"I used to vote Labour for years. They're just a waste of space now," forklift driver Nigel Hopwood, 55, told Reuters in Stoke. "They never do anything they say they're going to do and then they still expect you to vote for them."
Labour supremacy in both constituencies was long a given.
It has represented Stoke - which was hard hit by 1980s closures of heavy industry and coal mines but remains renowned for its porcelains, bone china and ceramics - ever since the Stoke-on-Trent Central seat was created in 1950.
In Whitehaven, the main, seaside town in the Copeland region whose fortunes are hitched to the nearby Sellafield nuclear power facility, Labour's monopoly dates back to 1935.
"This town was always traditionally a Labour stronghold," Whitehaven resident Bill Ferguson, 72, said. "It was so strong you could have fetched a monkey in here with a red rosette on and he'd have got the job."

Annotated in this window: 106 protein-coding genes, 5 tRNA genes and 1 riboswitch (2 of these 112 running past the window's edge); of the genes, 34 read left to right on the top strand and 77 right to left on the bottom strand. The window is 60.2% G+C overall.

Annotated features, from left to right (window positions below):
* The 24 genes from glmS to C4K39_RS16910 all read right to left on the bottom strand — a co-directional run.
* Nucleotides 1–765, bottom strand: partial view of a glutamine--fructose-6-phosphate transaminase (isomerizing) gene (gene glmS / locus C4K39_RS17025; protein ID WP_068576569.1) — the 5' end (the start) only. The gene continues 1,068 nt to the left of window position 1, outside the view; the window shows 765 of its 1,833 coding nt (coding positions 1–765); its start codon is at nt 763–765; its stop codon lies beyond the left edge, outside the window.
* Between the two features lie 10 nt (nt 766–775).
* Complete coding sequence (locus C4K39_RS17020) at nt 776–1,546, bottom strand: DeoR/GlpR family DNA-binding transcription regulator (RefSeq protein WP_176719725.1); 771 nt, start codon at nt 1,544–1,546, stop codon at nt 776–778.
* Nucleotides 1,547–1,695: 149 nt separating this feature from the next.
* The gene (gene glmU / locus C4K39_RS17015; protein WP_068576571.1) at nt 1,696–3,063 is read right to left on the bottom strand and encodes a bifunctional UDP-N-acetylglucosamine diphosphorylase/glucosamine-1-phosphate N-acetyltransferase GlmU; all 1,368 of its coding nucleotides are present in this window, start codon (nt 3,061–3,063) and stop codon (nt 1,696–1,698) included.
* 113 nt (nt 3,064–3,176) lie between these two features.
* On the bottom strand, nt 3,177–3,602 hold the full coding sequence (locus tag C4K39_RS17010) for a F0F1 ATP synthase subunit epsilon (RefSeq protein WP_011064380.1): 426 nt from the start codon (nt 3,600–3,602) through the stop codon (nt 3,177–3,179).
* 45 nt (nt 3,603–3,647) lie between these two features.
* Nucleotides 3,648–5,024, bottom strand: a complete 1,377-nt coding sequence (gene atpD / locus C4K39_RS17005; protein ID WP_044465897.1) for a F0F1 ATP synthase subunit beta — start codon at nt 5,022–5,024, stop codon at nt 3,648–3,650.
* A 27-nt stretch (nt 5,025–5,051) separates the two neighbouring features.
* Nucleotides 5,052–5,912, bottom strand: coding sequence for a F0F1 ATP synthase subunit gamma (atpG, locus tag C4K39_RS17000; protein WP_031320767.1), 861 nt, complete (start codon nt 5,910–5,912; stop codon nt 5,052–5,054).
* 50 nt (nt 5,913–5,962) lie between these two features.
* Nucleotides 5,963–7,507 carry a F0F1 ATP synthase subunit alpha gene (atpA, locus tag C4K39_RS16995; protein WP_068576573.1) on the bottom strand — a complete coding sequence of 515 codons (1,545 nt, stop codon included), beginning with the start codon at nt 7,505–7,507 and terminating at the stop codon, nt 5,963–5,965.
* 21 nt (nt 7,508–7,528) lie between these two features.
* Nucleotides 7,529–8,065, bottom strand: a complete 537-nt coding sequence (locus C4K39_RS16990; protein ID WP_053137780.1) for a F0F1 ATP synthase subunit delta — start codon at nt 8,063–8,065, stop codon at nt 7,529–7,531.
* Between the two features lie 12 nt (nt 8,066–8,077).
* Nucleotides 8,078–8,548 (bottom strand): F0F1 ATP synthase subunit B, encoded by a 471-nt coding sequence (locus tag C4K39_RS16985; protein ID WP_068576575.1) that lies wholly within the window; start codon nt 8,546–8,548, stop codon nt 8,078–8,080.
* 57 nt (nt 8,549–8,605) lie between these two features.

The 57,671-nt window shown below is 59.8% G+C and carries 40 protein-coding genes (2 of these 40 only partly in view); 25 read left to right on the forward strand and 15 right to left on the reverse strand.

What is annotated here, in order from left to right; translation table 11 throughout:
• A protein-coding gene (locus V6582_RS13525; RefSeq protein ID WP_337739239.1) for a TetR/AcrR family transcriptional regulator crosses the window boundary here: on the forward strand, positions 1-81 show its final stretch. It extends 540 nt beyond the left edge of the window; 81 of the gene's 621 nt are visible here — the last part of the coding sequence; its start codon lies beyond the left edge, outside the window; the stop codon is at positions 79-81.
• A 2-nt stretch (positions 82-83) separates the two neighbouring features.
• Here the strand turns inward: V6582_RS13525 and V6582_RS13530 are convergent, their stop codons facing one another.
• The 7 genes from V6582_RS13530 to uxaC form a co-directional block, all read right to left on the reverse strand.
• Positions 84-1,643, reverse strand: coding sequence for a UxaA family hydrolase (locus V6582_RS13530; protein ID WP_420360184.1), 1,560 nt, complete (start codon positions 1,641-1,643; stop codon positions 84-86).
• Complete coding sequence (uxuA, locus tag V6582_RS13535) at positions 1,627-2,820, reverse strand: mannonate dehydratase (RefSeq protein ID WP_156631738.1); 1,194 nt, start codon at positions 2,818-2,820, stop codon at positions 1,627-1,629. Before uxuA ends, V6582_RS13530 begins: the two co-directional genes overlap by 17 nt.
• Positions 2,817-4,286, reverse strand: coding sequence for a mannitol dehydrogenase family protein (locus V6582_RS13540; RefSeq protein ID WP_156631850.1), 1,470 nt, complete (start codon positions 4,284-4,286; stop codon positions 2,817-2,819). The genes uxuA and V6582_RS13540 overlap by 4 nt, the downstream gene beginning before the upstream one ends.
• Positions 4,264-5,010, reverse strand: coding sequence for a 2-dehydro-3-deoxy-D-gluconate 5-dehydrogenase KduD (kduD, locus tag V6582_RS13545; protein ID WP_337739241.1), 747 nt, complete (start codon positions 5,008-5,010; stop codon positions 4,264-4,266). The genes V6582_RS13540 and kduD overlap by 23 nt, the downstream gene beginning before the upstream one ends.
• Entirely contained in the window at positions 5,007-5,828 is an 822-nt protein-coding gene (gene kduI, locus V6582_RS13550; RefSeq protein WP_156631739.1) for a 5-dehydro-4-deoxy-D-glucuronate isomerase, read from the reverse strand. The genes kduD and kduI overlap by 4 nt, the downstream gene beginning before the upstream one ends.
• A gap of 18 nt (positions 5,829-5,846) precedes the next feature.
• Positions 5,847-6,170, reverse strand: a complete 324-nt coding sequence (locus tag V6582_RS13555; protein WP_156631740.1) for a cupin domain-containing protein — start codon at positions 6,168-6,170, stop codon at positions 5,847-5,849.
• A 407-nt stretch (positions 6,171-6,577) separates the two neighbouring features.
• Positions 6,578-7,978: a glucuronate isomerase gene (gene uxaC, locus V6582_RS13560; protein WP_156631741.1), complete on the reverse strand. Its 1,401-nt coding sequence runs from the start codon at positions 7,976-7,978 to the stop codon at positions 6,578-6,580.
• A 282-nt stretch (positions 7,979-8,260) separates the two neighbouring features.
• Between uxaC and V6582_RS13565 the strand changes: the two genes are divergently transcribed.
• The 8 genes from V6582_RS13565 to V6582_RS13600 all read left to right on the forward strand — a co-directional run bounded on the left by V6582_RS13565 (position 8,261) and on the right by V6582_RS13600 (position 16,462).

There are no official polls for the by-elections in Stoke or Copeland. Both votes are expected to be close, but sobering for Labour is that a recent national poll showed it now ranks third among blue-collar voters, behind the Conservatives and UKIP.
The demand for political change unleashed by Britain's referendum vote by a 52-48 percent margin to exit the EU has cut deep holes in Labour's support base and split its upper ranks.
Europhile Labour lawmakers are at odds with the mildly eurosceptic Corbyn, pro-Brexit voters are disillusioned with a Labour Party that officially campaigned to remain in an EU that remains wedded to the free movement of peoples, and pro-EU voters are furious with their party for not trying to subsequently block May's legislation preparing for Brexit.
The many voters who do not fit neatly into those categories are simply exasperated at the infighting and want change.